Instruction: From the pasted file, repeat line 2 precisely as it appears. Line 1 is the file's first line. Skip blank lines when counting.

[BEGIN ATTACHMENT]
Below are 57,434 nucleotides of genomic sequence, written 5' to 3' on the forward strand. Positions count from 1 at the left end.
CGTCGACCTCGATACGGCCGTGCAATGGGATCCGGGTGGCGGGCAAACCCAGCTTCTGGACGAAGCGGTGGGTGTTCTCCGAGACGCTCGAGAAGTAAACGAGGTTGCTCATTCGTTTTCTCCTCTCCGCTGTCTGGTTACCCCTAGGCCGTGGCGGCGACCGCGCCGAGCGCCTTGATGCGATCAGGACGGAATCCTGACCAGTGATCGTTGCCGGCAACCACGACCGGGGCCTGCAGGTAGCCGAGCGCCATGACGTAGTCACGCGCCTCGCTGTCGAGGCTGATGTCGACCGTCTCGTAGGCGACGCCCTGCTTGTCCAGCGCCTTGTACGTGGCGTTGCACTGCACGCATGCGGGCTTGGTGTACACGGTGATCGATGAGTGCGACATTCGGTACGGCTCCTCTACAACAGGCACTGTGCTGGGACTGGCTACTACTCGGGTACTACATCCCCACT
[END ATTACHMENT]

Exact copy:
CGTCGACCTCGATACGGCCGTGCAATGGGATCCGGGTGGCGGGCAAACCCAGCTTCTGGACGAAGCGGTGGGTGTTCTCCGAGACGCTCGAGAAGTAAACGAGGTTGCTCATTCGTTTTCTCCTCTCCGCTGTCTGGTTACCCCTAGGCCGTGGCGGCGACCGCGCCGAGCGCCTTGATGCGATCAGGACGGAATCCTGACCAGTGATCGTTGCCGGCAACCACGACCGGGGCCTGCAGGTAGCCGAGCGCCATGACGTAGTCACGCGCCTCGCTGTCGAGGCTGATGTCGACCGTCTCGTAGGCGACGCCCTGCTTGTCCAGCGCCTTGTACGTGGCGTTGCACTGCACGCATGCGGGCTTGGTGTACACGGTGATCGATGAGTGCGACATTCGGTACGGCTCCTCTACAACAGGCACTGTGCTGGGACTGGCTACTACTCGGGTACTACATCCCCACT